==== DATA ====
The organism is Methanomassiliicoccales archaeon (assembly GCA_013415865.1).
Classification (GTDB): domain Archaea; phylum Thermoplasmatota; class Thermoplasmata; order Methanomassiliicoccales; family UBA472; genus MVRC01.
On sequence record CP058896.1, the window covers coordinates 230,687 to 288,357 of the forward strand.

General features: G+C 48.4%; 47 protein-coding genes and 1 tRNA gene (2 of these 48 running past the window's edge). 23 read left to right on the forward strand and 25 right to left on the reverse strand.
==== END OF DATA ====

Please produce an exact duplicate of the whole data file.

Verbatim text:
The organism is Methanomassiliicoccales archaeon (assembly GCA_013415865.1).
Classification (GTDB): domain Archaea; phylum Thermoplasmatota; class Thermoplasmata; order Methanomassiliicoccales; family UBA472; genus MVRC01.
On sequence record CP058896.1, the window covers coordinates 230,687 to 288,357 of the forward strand.

General features: G+C 48.4%; 47 protein-coding genes and 1 tRNA gene (2 of these 48 running past the window's edge). 23 read left to right on the forward strand and 25 right to left on the reverse strand.